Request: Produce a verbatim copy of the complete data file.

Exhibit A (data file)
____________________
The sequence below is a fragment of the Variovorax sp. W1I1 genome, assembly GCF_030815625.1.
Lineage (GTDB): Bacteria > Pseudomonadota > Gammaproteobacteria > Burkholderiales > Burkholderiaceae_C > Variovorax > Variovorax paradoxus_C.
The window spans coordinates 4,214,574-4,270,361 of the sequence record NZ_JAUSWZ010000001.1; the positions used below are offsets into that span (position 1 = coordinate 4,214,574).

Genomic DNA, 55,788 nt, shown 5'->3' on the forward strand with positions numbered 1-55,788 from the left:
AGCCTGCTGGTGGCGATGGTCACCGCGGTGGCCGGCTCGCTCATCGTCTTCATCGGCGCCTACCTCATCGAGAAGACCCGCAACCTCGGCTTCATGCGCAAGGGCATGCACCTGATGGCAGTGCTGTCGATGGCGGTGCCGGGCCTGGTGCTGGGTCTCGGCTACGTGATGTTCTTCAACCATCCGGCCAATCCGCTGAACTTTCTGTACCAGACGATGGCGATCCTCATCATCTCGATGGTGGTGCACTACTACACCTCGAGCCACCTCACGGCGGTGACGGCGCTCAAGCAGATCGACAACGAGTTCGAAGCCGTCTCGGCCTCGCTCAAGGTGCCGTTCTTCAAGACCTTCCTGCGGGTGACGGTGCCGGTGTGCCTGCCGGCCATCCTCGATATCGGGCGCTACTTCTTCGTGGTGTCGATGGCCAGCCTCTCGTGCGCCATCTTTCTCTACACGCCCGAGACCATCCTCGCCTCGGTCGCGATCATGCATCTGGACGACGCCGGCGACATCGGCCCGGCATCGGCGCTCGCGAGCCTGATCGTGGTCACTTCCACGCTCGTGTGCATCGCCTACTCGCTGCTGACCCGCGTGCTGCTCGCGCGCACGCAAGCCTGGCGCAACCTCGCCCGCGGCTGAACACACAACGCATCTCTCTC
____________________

The sequence below is a fragment of the Variovorax sp. W1I1 genome, assembly GCF_030815625.1.
Lineage (GTDB): Bacteria > Pseudomonadota > Gammaproteobacteria > Burkholderiales > Burkholderiaceae_C > Variovorax > Variovorax paradoxus_C.
The window spans coordinates 4,214,574-4,270,361 of the sequence record NZ_JAUSWZ010000001.1; the positions used below are offsets into that span (position 1 = coordinate 4,214,574).

Genomic DNA, 55,788 nt, shown 5'->3' on the forward strand with positions numbered 1-55,788 from the left:
AGCCTGCTGGTGGCGATGGTCACCGCGGTGGCCGGCTCGCTCATCGTCTTCATCGGCGCCTACCTCATCGAGAAGACCCGCAACCTCGGCTTCATGCGCAAGGGCATGCACCTGATGGCAGTGCTGTCGATGGCGGTGCCGGGCCTGGTGCTGGGTCTCGGCTACGTGATGTTCTTCAACCATCCGGCCAATCCGCTGAACTTTCTGTACCAGACGATGGCGATCCTCATCATCTCGATGGTGGTGCACTACTACACCTCGAGCCACCTCACGGCGGTGACGGCGCTCAAGCAGATCGACAACGAGTTCGAAGCCGTCTCGGCCTCGCTCAAGGTGCCGTTCTTCAAGACCTTCCTGCGGGTGACGGTGCCGGTGTGCCTGCCGGCCATCCTCGATATCGGGCGCTACTTCTTCGTGGTGTCGATGGCCAGCCTCTCGTGCGCCATCTTTCTCTACACGCCCGAGACCATCCTCGCCTCGGTCGCGATCATGCATCTGGACGACGCCGGCGACATCGGCCCGGCATCGGCGCTCGCGAGCCTGATCGTGGTCACTTCCACGCTCGTGTGCATCGCCTACTCGCTGCTGACCCGCGTGCTGCTCGCGCGCACGCAAGCCTGGCGCAACCTCGCCCGCGGCTGAACACACAACGCATCTCTCTC